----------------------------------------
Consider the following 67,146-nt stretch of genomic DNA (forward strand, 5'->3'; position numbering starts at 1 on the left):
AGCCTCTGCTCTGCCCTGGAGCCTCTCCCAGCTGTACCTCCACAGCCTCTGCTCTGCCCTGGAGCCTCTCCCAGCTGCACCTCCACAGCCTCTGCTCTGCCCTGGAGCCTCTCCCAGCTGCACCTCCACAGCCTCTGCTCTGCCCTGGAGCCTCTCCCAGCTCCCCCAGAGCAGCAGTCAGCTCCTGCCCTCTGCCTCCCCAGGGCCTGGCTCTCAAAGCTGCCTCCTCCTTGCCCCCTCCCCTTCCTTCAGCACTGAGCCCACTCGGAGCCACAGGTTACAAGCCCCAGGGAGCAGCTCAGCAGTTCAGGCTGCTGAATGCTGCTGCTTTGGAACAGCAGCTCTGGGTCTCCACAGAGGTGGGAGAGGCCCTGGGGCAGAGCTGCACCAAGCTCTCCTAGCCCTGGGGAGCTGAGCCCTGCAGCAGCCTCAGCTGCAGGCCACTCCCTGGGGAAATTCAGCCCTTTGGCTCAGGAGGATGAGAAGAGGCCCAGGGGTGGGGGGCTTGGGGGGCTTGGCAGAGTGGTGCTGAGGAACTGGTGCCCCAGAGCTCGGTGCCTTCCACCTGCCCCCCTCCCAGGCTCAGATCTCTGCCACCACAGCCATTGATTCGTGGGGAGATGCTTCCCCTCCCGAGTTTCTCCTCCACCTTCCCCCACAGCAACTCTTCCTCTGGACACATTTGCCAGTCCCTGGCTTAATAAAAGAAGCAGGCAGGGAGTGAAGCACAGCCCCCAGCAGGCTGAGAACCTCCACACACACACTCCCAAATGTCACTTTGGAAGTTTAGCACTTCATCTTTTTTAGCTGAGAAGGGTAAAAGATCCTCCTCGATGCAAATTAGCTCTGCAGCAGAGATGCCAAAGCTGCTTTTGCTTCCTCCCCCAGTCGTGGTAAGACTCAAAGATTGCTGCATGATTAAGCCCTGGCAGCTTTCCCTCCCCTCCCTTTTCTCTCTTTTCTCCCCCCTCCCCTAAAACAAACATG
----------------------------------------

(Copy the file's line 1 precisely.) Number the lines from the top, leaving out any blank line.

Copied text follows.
Consider the following 67,146-nt stretch of genomic DNA (forward strand, 5'->3'; position numbering starts at 1 on the left):